Many war veterans and their families have endured years of debilitating physical and emotional problems, and as a result they and their families have arguably suffered as much or more that those who have died during all conflicts in which Australia has participated. Because of this the author believes that returned service people have just as much right to be named on community war memorials as those who died during or as a result of their service.
Hundreds of thousands of our returned heroes, primarily from the two World Wars, have not been named on community war memorials. This book explains why this has happened and gives step-by-step guidelines to assist communities to update their memorials. It includes many points not previously revealed to the general public on this topic. It also provides assistance to those wishing to research their service person ancestors as well as school students and other researchers studying our wartime history.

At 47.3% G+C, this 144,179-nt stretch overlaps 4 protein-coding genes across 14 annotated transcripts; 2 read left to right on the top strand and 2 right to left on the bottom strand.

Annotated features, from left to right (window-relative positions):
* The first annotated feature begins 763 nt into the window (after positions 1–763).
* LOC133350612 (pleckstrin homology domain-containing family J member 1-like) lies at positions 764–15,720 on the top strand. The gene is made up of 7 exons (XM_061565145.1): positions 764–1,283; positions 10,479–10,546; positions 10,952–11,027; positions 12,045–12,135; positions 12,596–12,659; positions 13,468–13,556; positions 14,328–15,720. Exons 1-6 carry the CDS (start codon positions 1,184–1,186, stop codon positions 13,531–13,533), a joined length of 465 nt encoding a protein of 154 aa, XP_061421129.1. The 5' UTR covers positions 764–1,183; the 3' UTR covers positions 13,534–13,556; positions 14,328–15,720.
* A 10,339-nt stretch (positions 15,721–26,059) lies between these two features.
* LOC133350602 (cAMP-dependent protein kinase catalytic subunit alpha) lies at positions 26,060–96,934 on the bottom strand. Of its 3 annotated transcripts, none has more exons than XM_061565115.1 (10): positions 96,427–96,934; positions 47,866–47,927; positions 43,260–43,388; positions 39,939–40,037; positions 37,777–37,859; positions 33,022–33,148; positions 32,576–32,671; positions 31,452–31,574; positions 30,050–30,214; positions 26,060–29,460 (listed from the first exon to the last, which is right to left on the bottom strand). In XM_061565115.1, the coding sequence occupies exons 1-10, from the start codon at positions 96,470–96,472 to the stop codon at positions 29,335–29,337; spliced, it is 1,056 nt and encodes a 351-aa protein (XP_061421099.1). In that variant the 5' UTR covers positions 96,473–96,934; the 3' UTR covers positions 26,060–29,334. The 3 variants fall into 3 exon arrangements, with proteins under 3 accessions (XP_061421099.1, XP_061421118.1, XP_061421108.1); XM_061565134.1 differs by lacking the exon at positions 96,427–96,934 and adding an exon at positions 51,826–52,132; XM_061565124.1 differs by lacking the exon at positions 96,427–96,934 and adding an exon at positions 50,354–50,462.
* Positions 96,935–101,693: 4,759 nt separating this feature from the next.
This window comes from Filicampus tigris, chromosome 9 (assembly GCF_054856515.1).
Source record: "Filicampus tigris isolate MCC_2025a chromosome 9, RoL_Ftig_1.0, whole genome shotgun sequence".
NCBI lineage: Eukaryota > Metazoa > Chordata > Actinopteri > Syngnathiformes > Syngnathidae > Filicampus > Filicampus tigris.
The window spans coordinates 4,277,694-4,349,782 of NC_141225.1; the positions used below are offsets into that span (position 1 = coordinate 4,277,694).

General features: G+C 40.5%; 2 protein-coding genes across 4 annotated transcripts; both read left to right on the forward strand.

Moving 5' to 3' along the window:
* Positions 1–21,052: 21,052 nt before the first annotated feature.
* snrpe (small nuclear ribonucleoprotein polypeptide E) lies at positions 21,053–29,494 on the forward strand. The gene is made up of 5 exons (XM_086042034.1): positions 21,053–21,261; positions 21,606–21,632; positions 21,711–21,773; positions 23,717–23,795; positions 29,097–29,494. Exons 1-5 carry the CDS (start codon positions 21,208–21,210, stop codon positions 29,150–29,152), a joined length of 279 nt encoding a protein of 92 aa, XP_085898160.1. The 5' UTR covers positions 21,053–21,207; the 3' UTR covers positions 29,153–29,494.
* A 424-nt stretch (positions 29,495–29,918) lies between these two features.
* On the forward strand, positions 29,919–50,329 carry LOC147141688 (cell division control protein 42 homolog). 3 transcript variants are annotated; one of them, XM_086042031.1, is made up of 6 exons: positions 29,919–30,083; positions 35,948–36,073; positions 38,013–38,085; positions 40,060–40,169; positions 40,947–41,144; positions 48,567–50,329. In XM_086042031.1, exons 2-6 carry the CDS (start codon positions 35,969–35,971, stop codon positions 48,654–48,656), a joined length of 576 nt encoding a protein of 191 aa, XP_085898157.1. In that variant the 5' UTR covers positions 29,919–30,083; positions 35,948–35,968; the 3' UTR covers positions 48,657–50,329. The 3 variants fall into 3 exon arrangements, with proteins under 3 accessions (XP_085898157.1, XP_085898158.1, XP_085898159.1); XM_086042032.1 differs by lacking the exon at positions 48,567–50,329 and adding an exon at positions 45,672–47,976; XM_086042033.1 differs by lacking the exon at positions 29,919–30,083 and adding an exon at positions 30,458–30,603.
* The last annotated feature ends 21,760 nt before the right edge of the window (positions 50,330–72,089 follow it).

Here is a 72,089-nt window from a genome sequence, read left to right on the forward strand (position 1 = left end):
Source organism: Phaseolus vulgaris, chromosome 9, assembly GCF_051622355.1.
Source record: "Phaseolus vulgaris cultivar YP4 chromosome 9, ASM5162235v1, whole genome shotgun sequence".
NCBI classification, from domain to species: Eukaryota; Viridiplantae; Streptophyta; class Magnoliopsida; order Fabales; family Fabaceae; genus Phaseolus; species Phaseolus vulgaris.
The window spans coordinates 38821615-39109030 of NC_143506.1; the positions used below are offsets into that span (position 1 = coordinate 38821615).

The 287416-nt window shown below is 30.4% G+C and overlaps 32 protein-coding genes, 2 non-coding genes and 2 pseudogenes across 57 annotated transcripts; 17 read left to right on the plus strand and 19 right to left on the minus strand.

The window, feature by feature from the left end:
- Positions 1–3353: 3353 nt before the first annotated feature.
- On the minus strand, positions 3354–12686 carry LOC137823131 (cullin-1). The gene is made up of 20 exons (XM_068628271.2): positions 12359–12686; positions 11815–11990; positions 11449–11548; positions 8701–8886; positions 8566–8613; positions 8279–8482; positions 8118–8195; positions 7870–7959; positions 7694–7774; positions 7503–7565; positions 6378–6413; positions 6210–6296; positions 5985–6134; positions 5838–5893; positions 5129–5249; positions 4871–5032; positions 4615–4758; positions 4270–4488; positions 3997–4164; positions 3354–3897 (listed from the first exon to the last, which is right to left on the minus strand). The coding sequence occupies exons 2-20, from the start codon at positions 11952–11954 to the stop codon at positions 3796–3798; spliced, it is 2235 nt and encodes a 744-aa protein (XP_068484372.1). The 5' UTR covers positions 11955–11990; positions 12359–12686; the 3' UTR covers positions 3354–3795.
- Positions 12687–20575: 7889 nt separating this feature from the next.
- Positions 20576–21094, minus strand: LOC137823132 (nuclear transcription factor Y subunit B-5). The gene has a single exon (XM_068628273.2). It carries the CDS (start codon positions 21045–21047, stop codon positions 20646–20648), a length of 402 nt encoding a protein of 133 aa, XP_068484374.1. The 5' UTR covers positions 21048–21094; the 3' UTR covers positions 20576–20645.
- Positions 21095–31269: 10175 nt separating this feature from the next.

No similar book has been previously published. With respect to community war memorials the orientation of the Department of Veterans' Affairs, the Australian War Memorial and the RSL is primarily directed towards those who died during or a result of their service. Their assistance is orientated to people researching individuals, not community researchers desirous of updating their local war memorials with a large number of names. This book can be regarded as a text book for those wanting to give our returned heroes, and those who died, the long-overdue recognition they so rightly deserve.